“I don’t think it was left on very good terms,’’ Snr Const Edwards said. Wehner
said he continued to watch the cricket and then went to bed in the early hours
of the morning.
“He said when he woke the next morning Renata was not there,’’ Snr Const Edwards
Wehner said he woke up between 5am and 6am and, later that day when Renata had
not returned, began making some inquiries with her friends and neighbours, only
to be told no one had seen her.
Renata had only just started a new job and crucially, she did not arrive for
work on the morning of August 2.
Scheduled meetings for that day were not kept and she made no calls to work
colleagues. While Wehner made contact with police at Norwood about 3.30pm on
August 2, it was not until the next day he made a formal missing persons report.
Because of the circumstances, Wehner became a person of interest in the case. He
was extensively interviewed on several occasions, but did not change his version
Detectives have conducted extensive searches in the foothills close to Linden
Park and Waterfall Gully, as well as excavating sections of the backyard of the
couple’s home that she owned.
While the couple did not have a wide circle of joint close friends, detectives
were keen to speak with anyone who was close with either of them that they have
not so far had contact with. “There may be people who were not happy to talk to
us at the time who are willing to do so now,’’ Snr Const Edwards said.
Police confirmed Wehner, who in 1992 secured a $50,000 payout from Renata’s
estate, remained a person of interest until his death.
He stayed in Adelaide for a time after Renata vanished but then shifted to Perth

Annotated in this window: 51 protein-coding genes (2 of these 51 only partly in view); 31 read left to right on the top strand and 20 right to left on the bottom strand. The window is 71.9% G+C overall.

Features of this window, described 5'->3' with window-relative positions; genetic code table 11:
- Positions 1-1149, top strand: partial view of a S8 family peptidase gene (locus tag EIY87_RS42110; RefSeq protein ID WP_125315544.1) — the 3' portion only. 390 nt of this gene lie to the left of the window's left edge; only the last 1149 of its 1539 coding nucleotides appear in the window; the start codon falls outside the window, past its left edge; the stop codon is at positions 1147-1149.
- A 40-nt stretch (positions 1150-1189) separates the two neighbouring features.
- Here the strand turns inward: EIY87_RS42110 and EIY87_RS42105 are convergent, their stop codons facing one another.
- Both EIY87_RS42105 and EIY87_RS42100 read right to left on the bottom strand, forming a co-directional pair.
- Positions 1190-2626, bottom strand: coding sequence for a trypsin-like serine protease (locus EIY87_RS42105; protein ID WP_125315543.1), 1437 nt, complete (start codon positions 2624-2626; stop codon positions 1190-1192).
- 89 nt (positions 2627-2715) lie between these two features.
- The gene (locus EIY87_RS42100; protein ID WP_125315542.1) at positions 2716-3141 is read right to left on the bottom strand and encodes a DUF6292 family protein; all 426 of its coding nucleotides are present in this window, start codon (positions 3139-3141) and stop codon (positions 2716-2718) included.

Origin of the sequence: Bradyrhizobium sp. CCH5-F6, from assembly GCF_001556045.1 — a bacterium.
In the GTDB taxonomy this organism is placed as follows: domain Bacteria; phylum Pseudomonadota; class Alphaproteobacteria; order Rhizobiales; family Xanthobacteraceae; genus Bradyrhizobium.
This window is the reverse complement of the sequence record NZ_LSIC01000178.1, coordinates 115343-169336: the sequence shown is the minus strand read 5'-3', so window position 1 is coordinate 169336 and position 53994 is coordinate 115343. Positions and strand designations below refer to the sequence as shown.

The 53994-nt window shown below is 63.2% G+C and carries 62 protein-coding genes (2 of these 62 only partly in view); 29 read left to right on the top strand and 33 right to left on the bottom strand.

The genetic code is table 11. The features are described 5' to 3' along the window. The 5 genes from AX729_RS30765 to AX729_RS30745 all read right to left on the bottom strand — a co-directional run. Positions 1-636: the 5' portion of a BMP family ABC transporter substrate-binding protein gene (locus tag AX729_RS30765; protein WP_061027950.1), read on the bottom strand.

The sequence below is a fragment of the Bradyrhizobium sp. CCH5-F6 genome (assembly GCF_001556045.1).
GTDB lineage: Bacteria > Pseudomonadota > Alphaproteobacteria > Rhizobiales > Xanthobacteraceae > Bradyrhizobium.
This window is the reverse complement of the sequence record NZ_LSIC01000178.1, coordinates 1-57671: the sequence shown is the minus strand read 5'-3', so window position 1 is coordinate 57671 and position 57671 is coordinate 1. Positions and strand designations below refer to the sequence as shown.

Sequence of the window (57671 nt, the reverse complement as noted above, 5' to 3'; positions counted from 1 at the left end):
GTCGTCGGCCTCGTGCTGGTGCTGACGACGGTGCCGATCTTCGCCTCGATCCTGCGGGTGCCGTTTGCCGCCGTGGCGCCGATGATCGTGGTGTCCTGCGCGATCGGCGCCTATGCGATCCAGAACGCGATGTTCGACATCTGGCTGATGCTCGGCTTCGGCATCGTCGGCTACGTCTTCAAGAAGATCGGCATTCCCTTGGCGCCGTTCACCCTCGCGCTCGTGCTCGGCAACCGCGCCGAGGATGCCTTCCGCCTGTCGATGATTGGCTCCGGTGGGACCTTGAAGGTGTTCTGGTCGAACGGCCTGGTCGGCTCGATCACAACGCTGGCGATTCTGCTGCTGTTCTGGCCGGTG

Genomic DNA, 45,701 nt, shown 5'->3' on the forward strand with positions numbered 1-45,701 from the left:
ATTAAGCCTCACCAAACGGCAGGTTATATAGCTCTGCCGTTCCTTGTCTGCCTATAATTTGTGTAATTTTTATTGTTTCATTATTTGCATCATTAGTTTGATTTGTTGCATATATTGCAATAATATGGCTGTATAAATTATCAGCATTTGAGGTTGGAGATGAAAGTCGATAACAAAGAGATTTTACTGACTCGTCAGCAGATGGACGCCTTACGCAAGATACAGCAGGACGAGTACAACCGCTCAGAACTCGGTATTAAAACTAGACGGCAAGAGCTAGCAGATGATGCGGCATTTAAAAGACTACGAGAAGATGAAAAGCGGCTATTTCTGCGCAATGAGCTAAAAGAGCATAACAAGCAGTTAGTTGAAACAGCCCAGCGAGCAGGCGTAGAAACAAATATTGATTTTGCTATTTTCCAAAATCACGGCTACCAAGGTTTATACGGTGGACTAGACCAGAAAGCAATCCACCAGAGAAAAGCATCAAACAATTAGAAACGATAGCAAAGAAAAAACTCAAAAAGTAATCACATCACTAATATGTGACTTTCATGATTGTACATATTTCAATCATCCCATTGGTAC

before spending time studying in the US. He was living in the Wagga Wagga region
in NSW before his death in Sydney in June.
Snr Const Edwards said he was keen to speak with any women who may have been
involved with Mr Wehner since the disappearance of his wife in 1989.
“It is highly likely he was involved with more than one woman while he was
living in Perth,’’ he said.
“Allegiances do change over time and now he is deceased they may feel
appropriate to speak to us about anything he may have confided in them.
“Recovering Renata’s remains so her family can obtain some closure is now
paramount for us.’’
A coronial inquest in 1990 heard evidence that Renata often had bruises on her
face and that Wehner was involved with another woman.
A $200,000 reward is available for information leading to the recovery of Renata
Wolanin’s body. Contact Crime Stoppers 1800 333 000.
30-YEAR MILESTONE AND RENATA WOLANIN’S REMAINS STILL NOT FOUND
Posted on 02/08/2019
It’s now been 30 years since the disappearance and presumed
murder of Renata Wolanin and her loved ones are still no closer to knowing where
her body has been buried.
During the early hours of 2 August 1989, Renata Wolanin walked
out of her Verdale Road home at Linden Park almost two years after marrying
David Wehner, a former US Army military policeman.
The 41-year old has not been seen since. Her husband reportedly
told police that around 10.30pm they had a conversation about curtains and other
Wehner said he watched cricket, went to bed in the early hours of
the morning and woke between 5am and 6am the next morning to find that Renata
was not there.
Later that day, when Renata had not returned, Wehner began making
inquiries with friends and neighbours, only to be told no one had seen her.
Renata had only just started a new job and did not arrive for
work on the morning of August 2. She did not attend scheduled meetings that day
and she made no calls to work colleagues.
While Wehner made contact with police at Norwood about 3.30pm on
August 2, it was not until the next day he made a formal missing persons report.
Police have conducted extensive searches in the foothills close
to Linden Park and Waterfall Gully, as well as excavating sections of the
backyard of the couple’s home that she owned.
Wehner secured a $50,000 payout in 1992 from Renata’s estate, and
he remained a person of interest until his death a number of years later.
A coronial inquest in 1990 heard evidence that Renata often had
bruises on her face and that Wehner was involved with another woman.
A reward of up to $200,000 is on offer to anyone who provides
information leading to the recovery of her remains.
Anyone with information is asked to contact Crime Stoppers
on 1800 333 000 or at www.crimestopperssa.com.au